Boris and Maja’s Serbian wedding
One of the best things about my job is that I get to attend different types of weddings. Recently I got the chance to film Boris and Maja’s Serbian wedding.
On the day, I saw and took part in customs and traditions that were completely new to me and enjoyed the experience immensely – and shot some fantastic footage!
Here are some of the amazing traditions of a Serbian wedding.
Best man and maid of honour
As with any wedding, the bride and groom need to choose a best man and maid of honour. In Serbian culture, being chosen for these roles is a high honour. The ‘Kum’ and ‘Kuma’ are important people in the couple’s lives – they act as a witness or spiritual advisor to protect the marriage, and often become godparents to the couple’s children.
A test of worthiness
The bride’s home has an archway decorated with flowers set up at the front gate. And an apple hangs from the top of the arch. The idea is that the groom shoots the apple to show he’s worthy of marrying the bridge. If he can’t do it, he doesn’t get to pass through the gate.
Haggling for the bride
Obviously, in 2021, we don’t buy our brides, but it was done in Serbia until the mid-1800s. And it’s led to a fun, light-hearted custom today where the groom shows up to the bride’s house before the wedding and has to negotiate a suitable amount for his bride with her male relatives. It’s usually great entertainment to watch them argue over how much the bride is worth (all in good fun of course). Once they reach an agreement, the bride appears.
Welcome with rakija
Rakija is a very alcoholic drink, much like brandy, that is popular at Serbian celebrations like weddings. A popular custom is for relatives of the happy couple to provide the guests with rakija in a buklia – a small, round, wooden flask (or cutura) with a strap on it so they can carry it with them.
Once all the pre-wedding fun is out of the way, it’s time to get married. The Ceremony was Filmed at The Serbian Orthodox Church St Nicholas Woolloongabba. FIrst time here but totally Stunning inside. Unlike most western weddings everybody stands, no one is seated. The gentlemen and ladies of the congregation are separated to either side of the church.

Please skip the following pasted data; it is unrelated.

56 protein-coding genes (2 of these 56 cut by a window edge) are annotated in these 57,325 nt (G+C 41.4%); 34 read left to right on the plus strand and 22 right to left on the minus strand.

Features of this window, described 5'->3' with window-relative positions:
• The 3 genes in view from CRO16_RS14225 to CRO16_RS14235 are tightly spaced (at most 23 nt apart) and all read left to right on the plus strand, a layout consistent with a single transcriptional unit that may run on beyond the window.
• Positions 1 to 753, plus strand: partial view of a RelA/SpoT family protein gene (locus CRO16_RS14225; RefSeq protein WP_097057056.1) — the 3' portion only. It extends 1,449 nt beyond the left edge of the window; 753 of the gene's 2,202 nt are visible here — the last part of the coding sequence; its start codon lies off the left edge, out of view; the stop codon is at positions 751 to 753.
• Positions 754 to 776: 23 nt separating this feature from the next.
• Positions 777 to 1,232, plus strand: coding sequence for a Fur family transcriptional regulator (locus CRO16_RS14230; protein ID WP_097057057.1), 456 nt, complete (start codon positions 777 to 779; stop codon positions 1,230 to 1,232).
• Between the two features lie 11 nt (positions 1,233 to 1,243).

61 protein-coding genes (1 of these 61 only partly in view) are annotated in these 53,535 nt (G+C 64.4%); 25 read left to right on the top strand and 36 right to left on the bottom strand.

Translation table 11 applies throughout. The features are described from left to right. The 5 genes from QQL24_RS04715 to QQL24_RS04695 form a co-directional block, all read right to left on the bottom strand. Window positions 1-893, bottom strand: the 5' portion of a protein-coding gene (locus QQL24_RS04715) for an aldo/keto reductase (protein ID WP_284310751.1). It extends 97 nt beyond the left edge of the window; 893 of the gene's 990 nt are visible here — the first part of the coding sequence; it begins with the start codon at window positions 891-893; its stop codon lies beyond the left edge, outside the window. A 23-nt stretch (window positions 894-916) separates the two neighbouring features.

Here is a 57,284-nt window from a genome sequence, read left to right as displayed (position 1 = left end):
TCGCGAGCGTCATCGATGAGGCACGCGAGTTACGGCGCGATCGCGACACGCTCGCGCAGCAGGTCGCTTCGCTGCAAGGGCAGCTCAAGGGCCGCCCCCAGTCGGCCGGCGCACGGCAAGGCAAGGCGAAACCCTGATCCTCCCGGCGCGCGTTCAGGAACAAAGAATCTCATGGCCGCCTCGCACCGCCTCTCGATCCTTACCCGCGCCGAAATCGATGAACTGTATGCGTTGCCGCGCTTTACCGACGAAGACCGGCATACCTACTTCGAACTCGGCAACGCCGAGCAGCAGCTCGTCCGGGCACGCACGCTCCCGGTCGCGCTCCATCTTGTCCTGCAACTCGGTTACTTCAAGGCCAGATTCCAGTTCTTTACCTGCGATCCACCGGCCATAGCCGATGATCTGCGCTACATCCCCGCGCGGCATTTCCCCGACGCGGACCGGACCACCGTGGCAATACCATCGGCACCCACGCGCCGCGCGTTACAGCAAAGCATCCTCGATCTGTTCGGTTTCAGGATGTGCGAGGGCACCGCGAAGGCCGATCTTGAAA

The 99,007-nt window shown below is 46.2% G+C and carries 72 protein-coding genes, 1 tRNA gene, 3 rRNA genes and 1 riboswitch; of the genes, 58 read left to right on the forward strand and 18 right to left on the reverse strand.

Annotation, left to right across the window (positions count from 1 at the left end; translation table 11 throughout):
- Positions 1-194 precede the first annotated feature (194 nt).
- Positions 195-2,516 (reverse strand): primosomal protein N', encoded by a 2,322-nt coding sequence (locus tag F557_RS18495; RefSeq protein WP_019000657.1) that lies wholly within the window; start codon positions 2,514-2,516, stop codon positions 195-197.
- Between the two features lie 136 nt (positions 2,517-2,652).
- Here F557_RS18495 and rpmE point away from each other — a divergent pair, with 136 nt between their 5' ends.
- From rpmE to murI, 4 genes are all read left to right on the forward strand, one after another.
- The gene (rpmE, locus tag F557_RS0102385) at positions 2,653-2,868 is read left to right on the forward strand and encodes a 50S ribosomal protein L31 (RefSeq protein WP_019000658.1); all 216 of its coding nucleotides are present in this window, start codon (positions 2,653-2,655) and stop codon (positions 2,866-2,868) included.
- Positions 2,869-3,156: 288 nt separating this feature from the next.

Maja and Boris’s wedding ceremony included a blessing of the rings. The priest blesses the rings by making a sign of the cross over the couple. Then the couple exchange the rings between them three times to show that they will complement each other and make up for each other’s weaknesses in their life together.
The priest then gives the couple lit candles to hold. The flame symbolises the light of Christ, and couple’s willingness to receive God’s blessing and live a life of virtue and purity.
Joining of the hands
The bride and groom have their hands joined together with a white cloth while the priest reads a prayer asking God to unite the couple in ‘oneness’. Their hands stay joined throughout the ceremony to show their unity.
The couple faces the altar and the priest holds two crowns over the couple and prays for them. Then the priest places a crown on each of their heads. This crowning represents their union with Christ and the royalty of marriage.
The priest then offers the bride and groom a sip of wine from a ‘common cup’. This shows that, from this moment on, they will share all of their life – the good and the bad.
Walk around the table
Joining hands, the couple takes a walk in procession with the priest around a circular table. This moment represents them taking their first steps as husband and wife. They circle the table three times to represent the unity of the Holy Trinity
After the wedding
Coin and candy toss
Once the wedding is over, the guests leave the church and wait for the couple outside. When they appear, the best man (Kum) tosses coins and candy in the air. This is much more exciting than plain old rice!
Throwing money and candy represents everyone’s hope for the couple’s wealth and a ‘sweet’ life. It’s fun watching the children run around and try to collect as much as they can.